Big Families, Small Houses, Double Sessions, and the Daylight Savings Time Experiment
I think the term “stair step children” was coined during the Baby Boom. It wasn’t unusual for three, four, or even five members of a family to be attending the same school concurrently. You’d see a kid’s brother or sister in the hallway and if the family genes were strong enough you could tell who was whose little sister or older brother without even asking. There were always a few sets of twins. In my sixth grade alone there were two sets of identical (or maybe they were fraternal) twins. When I arrived in high school, I encountered twin senior trumpet players in marching band. Immediately after they graduated, a pair of freshman twin trumpeters arrived to replace them. You can’t make this stuff up.
Additionally, “Irish twins,” too many sets to count, abounded. Depending on the months in which their birthdays fell, these siblings could end up in the same school grade, and teachers generally tried to place them in separate classrooms. Siblings were bumping up against one another all over the place back then.
These sizable families squeezed themselves into the relatively compact houses that dotted the suburban landscape in the “Levittowns” and Levittown wannabees that had sprung up after World War II. Oftentimes the house of choice was a ranch house. Once you spent enough time in one of these, you had the floor plan memorized and could find your way around any of them blindfolded. I speak as an authority because, having only one sibling myself, I spent a lot of time at other friends’ houses. I think I was yearning for the big family I lacked.
There were raised ranches, split levels, capes, and other models besides ranch houses, but most were designed with three bedrooms. If you do the math on five or six children in a family living in a three-bedroom house, as a rule you’re going to have shared bedrooms. Few 1970s kids understood the concept of having one’s own room. And that was okay. You can’t miss what you never had.
It should be noted that these houses were usually designed with a single bathroom (plus a “powder room” if one was fortunate).
The alternative to sharing a bedroom was rooming in a finished basement or attic. Teenagers gravitated to these spaces. One of my friends was part of a five-kid family with three in high school at the same time. Their basement was like a rabbit warren of tiny spaces for each teen. The younger kids slept upstairs in the main part of the house. I remember thinking it was a little unusual, but not crazy or anything.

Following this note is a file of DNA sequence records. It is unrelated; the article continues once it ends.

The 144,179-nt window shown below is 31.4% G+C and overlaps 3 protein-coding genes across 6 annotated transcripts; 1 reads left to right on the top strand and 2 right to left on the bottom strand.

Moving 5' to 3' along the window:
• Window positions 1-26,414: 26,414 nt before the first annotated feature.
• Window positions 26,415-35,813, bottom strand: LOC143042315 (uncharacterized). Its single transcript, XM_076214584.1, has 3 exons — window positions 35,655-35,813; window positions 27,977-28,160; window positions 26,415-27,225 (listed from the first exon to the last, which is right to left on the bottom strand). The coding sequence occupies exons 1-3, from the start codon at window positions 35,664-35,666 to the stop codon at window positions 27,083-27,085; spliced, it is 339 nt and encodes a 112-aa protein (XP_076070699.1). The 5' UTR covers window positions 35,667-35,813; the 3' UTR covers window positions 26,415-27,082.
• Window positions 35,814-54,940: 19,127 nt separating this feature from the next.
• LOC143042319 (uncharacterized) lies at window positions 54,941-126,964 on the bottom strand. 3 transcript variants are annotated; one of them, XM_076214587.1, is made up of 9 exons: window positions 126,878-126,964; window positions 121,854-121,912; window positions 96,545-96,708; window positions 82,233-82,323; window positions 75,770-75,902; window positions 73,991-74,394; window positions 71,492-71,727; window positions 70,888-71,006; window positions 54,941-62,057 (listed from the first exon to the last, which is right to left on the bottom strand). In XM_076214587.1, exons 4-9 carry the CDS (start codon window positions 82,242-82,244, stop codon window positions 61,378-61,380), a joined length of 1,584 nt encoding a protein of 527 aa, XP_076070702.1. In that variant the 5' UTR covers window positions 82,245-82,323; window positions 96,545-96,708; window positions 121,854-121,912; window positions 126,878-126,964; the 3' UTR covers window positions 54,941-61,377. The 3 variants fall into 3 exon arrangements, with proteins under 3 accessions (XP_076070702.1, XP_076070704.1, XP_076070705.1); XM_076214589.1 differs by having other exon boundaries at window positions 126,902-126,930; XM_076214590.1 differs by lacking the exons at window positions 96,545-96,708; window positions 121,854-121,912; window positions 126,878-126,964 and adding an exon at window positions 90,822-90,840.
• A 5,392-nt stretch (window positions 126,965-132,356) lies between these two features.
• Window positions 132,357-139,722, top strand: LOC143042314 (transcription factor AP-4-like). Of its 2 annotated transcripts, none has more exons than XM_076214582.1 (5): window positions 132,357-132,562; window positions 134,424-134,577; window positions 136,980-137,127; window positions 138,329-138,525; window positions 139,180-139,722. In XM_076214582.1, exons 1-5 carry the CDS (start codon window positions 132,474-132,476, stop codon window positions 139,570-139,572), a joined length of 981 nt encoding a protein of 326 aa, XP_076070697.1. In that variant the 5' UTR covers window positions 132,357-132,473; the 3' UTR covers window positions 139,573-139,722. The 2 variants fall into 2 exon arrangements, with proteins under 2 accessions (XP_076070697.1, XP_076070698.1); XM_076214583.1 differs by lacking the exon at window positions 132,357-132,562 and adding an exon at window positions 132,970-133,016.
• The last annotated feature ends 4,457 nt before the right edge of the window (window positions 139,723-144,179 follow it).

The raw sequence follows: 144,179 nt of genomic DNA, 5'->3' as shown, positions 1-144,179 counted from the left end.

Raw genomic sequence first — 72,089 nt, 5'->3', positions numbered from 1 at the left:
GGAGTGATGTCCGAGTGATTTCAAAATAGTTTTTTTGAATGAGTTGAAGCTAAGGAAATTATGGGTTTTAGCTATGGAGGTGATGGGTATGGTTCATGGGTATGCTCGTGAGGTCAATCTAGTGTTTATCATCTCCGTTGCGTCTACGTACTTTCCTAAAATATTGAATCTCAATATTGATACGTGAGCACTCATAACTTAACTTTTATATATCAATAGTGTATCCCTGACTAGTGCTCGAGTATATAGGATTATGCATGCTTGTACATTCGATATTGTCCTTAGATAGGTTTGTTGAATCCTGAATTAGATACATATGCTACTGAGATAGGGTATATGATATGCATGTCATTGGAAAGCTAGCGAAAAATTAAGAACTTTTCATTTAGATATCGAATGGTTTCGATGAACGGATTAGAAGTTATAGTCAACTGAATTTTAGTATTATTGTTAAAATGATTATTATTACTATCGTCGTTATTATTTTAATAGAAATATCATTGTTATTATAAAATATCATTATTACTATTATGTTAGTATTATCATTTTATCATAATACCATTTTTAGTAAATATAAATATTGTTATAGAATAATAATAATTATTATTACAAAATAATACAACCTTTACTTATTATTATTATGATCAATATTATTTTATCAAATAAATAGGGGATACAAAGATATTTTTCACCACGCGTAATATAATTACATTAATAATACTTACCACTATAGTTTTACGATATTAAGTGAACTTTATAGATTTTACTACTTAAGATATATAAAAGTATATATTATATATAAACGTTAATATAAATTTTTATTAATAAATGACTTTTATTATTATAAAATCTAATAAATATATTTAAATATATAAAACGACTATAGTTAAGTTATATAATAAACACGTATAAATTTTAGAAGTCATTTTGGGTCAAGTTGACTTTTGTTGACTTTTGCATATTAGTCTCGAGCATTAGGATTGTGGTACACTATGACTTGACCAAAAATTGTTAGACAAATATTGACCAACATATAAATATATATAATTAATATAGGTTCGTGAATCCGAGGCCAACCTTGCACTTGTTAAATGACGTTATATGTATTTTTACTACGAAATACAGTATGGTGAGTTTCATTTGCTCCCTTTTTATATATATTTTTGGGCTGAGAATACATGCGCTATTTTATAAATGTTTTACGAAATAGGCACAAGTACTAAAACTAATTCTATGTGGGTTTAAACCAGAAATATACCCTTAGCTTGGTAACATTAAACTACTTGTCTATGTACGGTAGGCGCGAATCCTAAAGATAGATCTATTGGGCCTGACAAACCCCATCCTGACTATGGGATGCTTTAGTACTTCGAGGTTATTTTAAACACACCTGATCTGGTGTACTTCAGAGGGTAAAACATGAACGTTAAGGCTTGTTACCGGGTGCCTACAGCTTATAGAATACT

In 1970, the city we’d moved to was in the planning stages of building a third high school to keep up with population growth, but in the meantime they had to find a place for all these high school age kids. The solution: double sessions. Split the school day into two consecutive, complete school sessions. Kids would either attend the morning session, I think from 7:00 am until noon, or the afternoon session from 11:00 am until 4:00 pm. There was an overlap in the middle of the timeframe, either for lunch or extracurriculars, I’m not sure which. I estimate that upwards of 2,500 kids circulated through my sister Donna’s high school on any given day.
A sophomore at the time, Donna went to the earlier session, so her school day was over at noon. I was jealous since I didn’t get home from school until about 3:00 pm. I guess I forgot about the part where she had to be out the door before I even woke up in the morning.
In 1973 came the Arab Oil Embargo. This resulted in what we called the Energy Crisis, which brought about a lot of changes, such as gas shortages and forced lowering of thermostats. The cost of fuel and heating had never been something to worry about, not in my lifetime anyway. Now the crisis was talked about everywhere, and even woven into TV sitcoms like M*A*S*H* (even though that particular show was supposed to be set during the Korean War).
Someone, probably a government bureaucrat, came up with an idea to ease the burden of increased energy costs: an experimental, year-round Daylight Savings Time. This kicked off in January, 1974 and went on more or less continuously until April, 1975. All at once, my friends and I were walking to the school bus stop in predawn darkness. The street lights were still on. Those were weird times.